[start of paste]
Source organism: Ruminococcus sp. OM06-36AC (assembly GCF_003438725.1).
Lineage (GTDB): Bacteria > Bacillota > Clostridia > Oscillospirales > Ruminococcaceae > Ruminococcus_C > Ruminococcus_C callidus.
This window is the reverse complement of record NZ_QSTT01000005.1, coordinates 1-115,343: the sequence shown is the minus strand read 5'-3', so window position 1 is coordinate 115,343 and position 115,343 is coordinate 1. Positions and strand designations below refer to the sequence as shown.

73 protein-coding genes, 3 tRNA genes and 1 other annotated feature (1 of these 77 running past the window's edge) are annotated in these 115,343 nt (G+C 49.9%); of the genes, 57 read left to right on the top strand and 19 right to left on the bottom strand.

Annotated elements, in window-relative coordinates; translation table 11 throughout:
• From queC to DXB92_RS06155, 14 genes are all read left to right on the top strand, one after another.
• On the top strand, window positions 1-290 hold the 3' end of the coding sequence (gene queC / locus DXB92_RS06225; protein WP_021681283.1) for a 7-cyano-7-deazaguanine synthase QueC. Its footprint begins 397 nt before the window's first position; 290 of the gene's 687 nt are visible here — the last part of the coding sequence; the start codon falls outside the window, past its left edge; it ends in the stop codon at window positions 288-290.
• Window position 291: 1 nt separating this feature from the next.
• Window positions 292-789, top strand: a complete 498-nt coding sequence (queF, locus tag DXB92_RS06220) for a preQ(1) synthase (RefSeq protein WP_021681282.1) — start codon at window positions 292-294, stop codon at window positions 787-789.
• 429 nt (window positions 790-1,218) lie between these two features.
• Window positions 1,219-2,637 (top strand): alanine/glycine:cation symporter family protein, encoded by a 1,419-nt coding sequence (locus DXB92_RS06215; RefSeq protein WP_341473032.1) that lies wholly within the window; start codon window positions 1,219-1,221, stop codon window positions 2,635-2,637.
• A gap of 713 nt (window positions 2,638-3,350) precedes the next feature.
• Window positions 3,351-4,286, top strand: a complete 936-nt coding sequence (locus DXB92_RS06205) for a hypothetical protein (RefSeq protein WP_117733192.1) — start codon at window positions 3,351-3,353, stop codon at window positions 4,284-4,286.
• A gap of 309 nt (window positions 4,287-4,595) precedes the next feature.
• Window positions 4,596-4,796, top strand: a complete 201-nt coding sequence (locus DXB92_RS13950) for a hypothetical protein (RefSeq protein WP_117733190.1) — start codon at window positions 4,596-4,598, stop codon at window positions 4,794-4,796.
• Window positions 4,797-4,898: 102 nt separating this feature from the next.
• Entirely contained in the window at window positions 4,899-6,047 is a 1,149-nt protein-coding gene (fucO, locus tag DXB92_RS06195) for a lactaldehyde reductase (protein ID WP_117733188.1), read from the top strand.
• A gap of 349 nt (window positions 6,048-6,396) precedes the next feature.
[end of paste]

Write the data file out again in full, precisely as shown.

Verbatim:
Source organism: Ruminococcus sp. OM06-36AC (assembly GCF_003438725.1).
Lineage (GTDB): Bacteria > Bacillota > Clostridia > Oscillospirales > Ruminococcaceae > Ruminococcus_C > Ruminococcus_C callidus.
This window is the reverse complement of record NZ_QSTT01000005.1, coordinates 1-115,343: the sequence shown is the minus strand read 5'-3', so window position 1 is coordinate 115,343 and position 115,343 is coordinate 1. Positions and strand designations below refer to the sequence as shown.

73 protein-coding genes, 3 tRNA genes and 1 other annotated feature (1 of these 77 running past the window's edge) are annotated in these 115,343 nt (G+C 49.9%); of the genes, 57 read left to right on the top strand and 19 right to left on the bottom strand.

Annotated elements, in window-relative coordinates; translation table 11 throughout:
• From queC to DXB92_RS06155, 14 genes are all read left to right on the top strand, one after another.
• On the top strand, window positions 1-290 hold the 3' end of the coding sequence (gene queC / locus DXB92_RS06225; protein WP_021681283.1) for a 7-cyano-7-deazaguanine synthase QueC. Its footprint begins 397 nt before the window's first position; 290 of the gene's 687 nt are visible here — the last part of the coding sequence; the start codon falls outside the window, past its left edge; it ends in the stop codon at window positions 288-290.
• Window position 291: 1 nt separating this feature from the next.
• Window positions 292-789, top strand: a complete 498-nt coding sequence (queF, locus tag DXB92_RS06220) for a preQ(1) synthase (RefSeq protein WP_021681282.1) — start codon at window positions 292-294, stop codon at window positions 787-789.
• 429 nt (window positions 790-1,218) lie between these two features.
• Window positions 1,219-2,637 (top strand): alanine/glycine:cation symporter family protein, encoded by a 1,419-nt coding sequence (locus DXB92_RS06215; RefSeq protein WP_341473032.1) that lies wholly within the window; start codon window positions 1,219-1,221, stop codon window positions 2,635-2,637.
• A gap of 713 nt (window positions 2,638-3,350) precedes the next feature.
• Window positions 3,351-4,286, top strand: a complete 936-nt coding sequence (locus DXB92_RS06205) for a hypothetical protein (RefSeq protein WP_117733192.1) — start codon at window positions 3,351-3,353, stop codon at window positions 4,284-4,286.
• A gap of 309 nt (window positions 4,287-4,595) precedes the next feature.
• Window positions 4,596-4,796, top strand: a complete 201-nt coding sequence (locus DXB92_RS13950) for a hypothetical protein (RefSeq protein WP_117733190.1) — start codon at window positions 4,596-4,598, stop codon at window positions 4,794-4,796.
• Window positions 4,797-4,898: 102 nt separating this feature from the next.
• Entirely contained in the window at window positions 4,899-6,047 is a 1,149-nt protein-coding gene (fucO, locus tag DXB92_RS06195) for a lactaldehyde reductase (protein ID WP_117733188.1), read from the top strand.
• A gap of 349 nt (window positions 6,048-6,396) precedes the next feature.